William (43) Colville Emmet


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, Genealogical ID:
Wednesday, June 13, 1838
New York, NY
Thursday, April 18, 1901
57 West 10th St., New York, NY

The third of eleven children born to Laura (Coster) & William Colville Emmet  (the  youngest child of  Jane (Patten) & TAE,)  William Colville Emmet Jr  was born in New York City  on the 13th of June in 1838.  Raised largely in Dutchess County, NY at his family's place, "The Locusts," he then spent some years at school in Vevey, Switzerland as a teenager and reported on his passport application that he was 5 feet, 6 inches tall when he was 16. 

Returning to the US for college and law school, he married when he was 26 and a practicing lawyer.  His wife, Emily Hone, four years younger than her husband,  was the daughter of John Hone, part of a successful family of merchants, and the niece of the famous New York Mayor and diarist, Philip Hone; she was also the granddaughter of Commodore Matthew C Perry.  The couple appear to have spent the first twenty years of their married life in New York City;  childless and not happy with his life as an attorney, Emmet chose to live abroad for the next twenty years working for the State Department in an era long before the professionalization of the Foriegn Service, an era when selection seemed to be based more on political connections than expertise.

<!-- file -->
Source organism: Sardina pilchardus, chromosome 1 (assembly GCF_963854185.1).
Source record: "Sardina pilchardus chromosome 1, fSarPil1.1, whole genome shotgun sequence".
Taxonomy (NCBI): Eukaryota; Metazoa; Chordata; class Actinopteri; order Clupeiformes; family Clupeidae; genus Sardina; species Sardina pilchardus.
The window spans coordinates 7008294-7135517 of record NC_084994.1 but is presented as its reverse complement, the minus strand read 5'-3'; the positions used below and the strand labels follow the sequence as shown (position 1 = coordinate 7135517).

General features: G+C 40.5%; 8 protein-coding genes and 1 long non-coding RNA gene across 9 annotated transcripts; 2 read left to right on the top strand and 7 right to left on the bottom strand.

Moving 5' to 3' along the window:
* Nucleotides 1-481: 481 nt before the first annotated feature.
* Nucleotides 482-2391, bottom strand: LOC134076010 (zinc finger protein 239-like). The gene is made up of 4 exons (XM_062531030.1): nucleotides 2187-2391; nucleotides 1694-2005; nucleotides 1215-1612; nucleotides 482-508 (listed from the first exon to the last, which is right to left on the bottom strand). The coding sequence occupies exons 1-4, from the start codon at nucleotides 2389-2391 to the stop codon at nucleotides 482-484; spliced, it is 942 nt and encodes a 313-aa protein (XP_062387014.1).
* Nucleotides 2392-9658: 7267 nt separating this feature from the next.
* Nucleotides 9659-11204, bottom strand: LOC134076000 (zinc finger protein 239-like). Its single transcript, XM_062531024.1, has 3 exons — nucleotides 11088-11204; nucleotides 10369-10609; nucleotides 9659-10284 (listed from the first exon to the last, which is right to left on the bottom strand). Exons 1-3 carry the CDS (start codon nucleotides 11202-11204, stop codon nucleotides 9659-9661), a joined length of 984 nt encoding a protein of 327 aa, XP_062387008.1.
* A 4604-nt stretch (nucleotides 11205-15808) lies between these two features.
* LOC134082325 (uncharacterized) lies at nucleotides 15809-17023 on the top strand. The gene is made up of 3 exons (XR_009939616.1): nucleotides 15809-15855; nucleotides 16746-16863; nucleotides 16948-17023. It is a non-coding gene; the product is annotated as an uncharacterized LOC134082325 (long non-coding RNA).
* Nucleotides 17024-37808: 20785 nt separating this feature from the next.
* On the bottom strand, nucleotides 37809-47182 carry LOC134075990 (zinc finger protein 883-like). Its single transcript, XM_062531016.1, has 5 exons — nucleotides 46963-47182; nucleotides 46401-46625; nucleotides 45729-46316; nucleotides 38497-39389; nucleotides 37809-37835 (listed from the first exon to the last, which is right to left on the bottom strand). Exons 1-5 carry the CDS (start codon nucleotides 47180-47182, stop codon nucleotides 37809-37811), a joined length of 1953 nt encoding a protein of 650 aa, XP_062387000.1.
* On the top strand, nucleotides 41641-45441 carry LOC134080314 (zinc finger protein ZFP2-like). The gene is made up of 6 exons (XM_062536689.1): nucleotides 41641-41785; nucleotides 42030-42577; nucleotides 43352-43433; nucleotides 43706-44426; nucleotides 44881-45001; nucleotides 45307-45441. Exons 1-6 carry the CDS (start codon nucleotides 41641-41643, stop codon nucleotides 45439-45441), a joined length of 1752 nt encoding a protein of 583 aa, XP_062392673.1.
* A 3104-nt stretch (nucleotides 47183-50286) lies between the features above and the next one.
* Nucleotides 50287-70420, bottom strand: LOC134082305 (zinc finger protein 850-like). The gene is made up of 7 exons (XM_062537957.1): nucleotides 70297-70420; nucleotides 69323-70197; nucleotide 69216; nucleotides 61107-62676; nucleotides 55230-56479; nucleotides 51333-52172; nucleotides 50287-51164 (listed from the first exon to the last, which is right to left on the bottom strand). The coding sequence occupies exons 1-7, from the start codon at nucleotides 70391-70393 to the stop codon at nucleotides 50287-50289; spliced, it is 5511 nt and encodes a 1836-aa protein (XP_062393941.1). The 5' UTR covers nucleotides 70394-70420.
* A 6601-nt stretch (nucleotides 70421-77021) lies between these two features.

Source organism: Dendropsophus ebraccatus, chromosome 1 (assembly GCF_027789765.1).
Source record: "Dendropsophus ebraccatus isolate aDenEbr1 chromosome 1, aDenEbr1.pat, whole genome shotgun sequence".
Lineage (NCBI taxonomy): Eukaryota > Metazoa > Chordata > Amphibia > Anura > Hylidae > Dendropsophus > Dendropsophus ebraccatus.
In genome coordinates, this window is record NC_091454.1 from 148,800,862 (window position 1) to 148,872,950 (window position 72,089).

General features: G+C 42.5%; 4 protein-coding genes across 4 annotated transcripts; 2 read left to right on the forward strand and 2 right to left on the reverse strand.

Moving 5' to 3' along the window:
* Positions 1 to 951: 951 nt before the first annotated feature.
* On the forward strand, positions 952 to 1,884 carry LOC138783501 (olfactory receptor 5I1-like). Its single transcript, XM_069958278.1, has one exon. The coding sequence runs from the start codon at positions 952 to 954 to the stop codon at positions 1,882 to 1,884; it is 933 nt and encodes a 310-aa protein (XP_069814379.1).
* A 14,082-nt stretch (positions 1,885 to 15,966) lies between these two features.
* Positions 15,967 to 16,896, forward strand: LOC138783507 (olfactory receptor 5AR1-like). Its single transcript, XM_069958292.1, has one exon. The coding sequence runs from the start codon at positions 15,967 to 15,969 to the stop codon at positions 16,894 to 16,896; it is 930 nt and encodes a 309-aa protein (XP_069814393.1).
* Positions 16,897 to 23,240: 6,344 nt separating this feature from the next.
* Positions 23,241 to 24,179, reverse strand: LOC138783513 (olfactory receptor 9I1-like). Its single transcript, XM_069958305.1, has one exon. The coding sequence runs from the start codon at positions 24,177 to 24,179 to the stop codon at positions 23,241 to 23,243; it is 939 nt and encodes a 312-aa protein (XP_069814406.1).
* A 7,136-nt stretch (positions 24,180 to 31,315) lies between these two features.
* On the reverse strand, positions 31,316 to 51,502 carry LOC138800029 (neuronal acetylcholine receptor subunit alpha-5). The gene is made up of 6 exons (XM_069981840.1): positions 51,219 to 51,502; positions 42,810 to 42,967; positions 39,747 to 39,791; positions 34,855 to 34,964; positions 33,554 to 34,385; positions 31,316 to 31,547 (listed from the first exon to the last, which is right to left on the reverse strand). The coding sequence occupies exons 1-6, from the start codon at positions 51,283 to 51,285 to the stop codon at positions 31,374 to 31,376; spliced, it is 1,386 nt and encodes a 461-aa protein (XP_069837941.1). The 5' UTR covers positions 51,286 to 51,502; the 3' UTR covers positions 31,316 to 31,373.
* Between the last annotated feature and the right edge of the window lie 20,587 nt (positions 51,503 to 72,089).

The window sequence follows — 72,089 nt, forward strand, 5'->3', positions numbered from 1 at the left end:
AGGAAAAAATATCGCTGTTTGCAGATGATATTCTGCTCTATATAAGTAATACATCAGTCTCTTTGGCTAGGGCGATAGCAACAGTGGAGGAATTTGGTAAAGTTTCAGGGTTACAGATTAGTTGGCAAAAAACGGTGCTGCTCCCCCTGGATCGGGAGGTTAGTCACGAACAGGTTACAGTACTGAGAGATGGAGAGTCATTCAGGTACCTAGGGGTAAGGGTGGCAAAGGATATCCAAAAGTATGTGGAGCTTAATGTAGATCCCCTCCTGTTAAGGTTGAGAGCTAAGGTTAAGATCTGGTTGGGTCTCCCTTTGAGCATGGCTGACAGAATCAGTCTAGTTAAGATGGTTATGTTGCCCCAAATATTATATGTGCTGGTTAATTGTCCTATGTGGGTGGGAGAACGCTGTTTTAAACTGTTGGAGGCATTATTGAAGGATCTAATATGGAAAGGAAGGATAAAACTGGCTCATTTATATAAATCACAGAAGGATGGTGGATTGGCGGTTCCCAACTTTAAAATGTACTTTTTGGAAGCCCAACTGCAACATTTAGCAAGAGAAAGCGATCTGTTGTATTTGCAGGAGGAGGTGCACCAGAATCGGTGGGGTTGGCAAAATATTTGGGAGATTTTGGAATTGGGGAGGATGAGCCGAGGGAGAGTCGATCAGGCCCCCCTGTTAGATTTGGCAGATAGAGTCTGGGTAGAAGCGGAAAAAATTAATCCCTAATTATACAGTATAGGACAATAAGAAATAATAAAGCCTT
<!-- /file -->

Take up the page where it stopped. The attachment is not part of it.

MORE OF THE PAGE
In 1884 William Jr was appointed by President Arthur as Secretary of the US legation in Constantinople; his passport application shows that he had grown two inches and now stood 5 feet, 8 inches, still with blue eyes, "light" hair and a fair complexion.  A year later, President Cleveland made him Consul at Smyrna where he served for seven years until transferred to Aix-la-Chapelle in 1893 during Cleveland's second term - a post he held until the election of McKinley as President in 1897.  While in Smyrna in 1888, Edith Wharton described meeting the Emmets in her book, "The Cruise of the Vanadis: "  "The American Consul and his wife came to dine with us, and although they lived not far from the quay and were escorted by an armed cavass, they thought it unsafe to drive or walk, and therefore came from their house by boat.  They told us the most appalling  things about the state of Smyrna."

Returning to New York in December of 1897, W. C. Emmet, Jr took a position as the Treasurer of the Rapid Transit Subway Construction Company - a position he held until his death in April of 1901. His wife Emily lived another 30 years, dying at the age of 89 in Morristown, New Jersey, where the couple are both buried in the Evergreen Cemetery.